The first decision was how best to use the JSON taxonomy data. My service required a limited subset of the taxonomy data, used to convert from term IDs returned by the Jobs API, to string representations used on the enriched metrics. There were a few options at this stage. One was to simply load the appropriate JSON file for each client when enriching metrics for a job. Since the file is JSON, we could potentially have parsed it for the values we needed on a job-by-job basis. I ruled this out since parsing the large file over and over, seemed like a waste. Since we only needed a small subset of the data, I instead favoured the idea of building a projection.

This follows the concept of event sourcing, where we use events to signal state change, consuming those to maintain a data projection. The benefit of this is that the projection can use a schema containing only the required properties. Our service will own the projection containing the data only it needs. Additionally, we can update the schema based on events, limiting the repetition of re-parsing data that has not changed. One side effect of such a design is the eventual consistency of the projection. Changes to taxonomy require a few actions before the projection is updated, meaning that the projection may be slightly out of step with the taxonomy for a tiny window of time. In our case, this wasn’t a big issue, and our services could accept this trade-off.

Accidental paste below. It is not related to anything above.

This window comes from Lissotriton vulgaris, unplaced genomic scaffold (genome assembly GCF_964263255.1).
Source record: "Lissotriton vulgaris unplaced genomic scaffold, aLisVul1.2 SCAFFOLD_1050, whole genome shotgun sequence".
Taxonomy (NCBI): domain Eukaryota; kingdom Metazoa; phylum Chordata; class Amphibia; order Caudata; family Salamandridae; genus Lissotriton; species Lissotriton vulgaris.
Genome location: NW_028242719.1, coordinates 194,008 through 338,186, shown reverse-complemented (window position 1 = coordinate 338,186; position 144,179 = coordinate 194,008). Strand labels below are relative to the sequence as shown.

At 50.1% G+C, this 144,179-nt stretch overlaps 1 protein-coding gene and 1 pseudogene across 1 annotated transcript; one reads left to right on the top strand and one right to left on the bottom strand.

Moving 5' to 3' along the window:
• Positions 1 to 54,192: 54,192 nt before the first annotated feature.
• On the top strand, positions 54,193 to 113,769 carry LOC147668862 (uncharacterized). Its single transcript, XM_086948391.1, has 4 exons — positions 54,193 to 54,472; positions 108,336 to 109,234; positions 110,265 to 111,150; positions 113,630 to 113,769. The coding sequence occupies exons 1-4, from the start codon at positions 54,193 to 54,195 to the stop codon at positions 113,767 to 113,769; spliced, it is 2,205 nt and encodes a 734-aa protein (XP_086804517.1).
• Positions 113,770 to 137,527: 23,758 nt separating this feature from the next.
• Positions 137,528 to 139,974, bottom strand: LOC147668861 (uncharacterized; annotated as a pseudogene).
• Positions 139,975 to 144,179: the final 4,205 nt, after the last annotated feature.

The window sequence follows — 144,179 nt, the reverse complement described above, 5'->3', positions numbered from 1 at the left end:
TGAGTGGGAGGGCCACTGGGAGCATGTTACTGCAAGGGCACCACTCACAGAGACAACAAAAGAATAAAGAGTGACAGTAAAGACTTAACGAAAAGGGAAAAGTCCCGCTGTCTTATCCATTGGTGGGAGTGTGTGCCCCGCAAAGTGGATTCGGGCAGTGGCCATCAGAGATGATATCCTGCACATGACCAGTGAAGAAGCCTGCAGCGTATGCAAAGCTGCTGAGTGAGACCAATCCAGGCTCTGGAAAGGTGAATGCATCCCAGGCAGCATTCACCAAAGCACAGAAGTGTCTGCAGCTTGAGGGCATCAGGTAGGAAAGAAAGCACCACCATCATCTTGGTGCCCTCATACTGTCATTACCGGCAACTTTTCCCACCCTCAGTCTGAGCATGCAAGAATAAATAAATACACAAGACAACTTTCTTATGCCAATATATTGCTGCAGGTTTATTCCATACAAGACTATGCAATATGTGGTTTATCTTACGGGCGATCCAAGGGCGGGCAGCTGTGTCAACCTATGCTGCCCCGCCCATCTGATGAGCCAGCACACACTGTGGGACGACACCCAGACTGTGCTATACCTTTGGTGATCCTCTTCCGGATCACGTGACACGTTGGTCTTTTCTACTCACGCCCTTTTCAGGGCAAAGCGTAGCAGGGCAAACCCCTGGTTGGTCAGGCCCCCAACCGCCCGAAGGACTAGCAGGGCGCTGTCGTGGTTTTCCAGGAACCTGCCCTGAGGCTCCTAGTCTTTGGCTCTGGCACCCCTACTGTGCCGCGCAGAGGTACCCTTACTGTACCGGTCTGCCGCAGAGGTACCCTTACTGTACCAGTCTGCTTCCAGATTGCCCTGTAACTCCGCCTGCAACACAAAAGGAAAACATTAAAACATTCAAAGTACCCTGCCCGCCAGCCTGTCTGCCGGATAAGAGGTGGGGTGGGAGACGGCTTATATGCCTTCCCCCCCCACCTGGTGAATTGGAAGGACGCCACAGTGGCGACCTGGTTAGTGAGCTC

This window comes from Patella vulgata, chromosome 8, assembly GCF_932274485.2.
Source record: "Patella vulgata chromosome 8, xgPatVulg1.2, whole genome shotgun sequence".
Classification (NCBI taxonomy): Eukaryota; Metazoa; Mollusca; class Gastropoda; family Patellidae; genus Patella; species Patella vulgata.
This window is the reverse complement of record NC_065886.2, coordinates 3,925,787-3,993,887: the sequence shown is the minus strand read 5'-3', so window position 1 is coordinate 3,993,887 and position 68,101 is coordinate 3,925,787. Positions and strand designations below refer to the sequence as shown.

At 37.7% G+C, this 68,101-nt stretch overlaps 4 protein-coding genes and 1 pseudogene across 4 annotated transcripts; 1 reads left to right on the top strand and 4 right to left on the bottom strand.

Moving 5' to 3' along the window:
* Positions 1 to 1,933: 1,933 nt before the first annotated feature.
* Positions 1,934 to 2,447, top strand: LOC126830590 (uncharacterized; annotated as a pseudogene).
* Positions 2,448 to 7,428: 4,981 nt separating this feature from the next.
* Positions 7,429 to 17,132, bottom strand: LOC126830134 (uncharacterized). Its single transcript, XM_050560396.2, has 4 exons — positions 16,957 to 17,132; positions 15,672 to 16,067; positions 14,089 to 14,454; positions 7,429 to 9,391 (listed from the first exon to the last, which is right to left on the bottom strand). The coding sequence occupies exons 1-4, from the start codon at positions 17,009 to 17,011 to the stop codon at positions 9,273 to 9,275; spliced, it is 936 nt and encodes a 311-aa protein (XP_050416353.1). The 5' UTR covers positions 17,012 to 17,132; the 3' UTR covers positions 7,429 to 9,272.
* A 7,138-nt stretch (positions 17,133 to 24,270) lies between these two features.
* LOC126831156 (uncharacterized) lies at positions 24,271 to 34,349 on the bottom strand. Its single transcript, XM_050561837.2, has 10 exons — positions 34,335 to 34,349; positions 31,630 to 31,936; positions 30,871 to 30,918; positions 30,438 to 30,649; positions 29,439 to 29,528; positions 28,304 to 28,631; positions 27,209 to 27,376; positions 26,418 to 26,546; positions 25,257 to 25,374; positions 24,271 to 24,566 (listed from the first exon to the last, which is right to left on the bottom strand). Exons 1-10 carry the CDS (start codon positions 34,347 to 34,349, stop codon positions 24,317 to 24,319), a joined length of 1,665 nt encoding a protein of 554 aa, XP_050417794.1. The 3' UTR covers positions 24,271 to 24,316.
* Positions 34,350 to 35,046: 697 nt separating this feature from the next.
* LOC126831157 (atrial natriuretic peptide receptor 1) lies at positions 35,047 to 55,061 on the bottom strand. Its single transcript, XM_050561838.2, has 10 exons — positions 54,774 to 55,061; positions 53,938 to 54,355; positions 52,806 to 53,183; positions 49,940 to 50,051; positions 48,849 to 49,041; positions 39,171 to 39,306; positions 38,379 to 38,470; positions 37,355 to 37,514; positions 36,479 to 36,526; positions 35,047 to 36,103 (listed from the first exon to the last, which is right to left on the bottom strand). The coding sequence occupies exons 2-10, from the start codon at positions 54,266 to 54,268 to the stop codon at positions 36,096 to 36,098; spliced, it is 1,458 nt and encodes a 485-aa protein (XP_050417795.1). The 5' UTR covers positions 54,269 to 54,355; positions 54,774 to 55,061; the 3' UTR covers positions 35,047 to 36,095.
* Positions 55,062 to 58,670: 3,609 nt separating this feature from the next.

Since we’re hosted on AWS, I wanted to leverage some of the managed features which the platform and services offer. The first of which was to request that the team working on the S3 upload of new taxonomy data added support for S3 notifications. With the Amazon S3 notification feature, you can enable notifications which are triggered when events take place for an S3 bucket. This is a powerful feature which allows us to act on the events. In my opinion, this is better than the alternative which would require periodically polling of the buckets to detect changes. Polling introduces wasted effort and requests which we can avoid with an event-based design.

We enabled the “new object created” notification for objects created via the Put API. Any time a new file is added to the bucket, a notification is sent. In our case, we decided to send the notification to Amazon SNS. SNS (Simple Notification Service) supports pub/sub messaging. It publishes messages to all subscribed consumers of a topic. This design decision was made since it allows other teams to hook in as subscribers in the future. While my service would be the initial (and only) subscriber, we’ve found that it’s easier to design for multi-consumer scenarios, rather than trying to add it in later.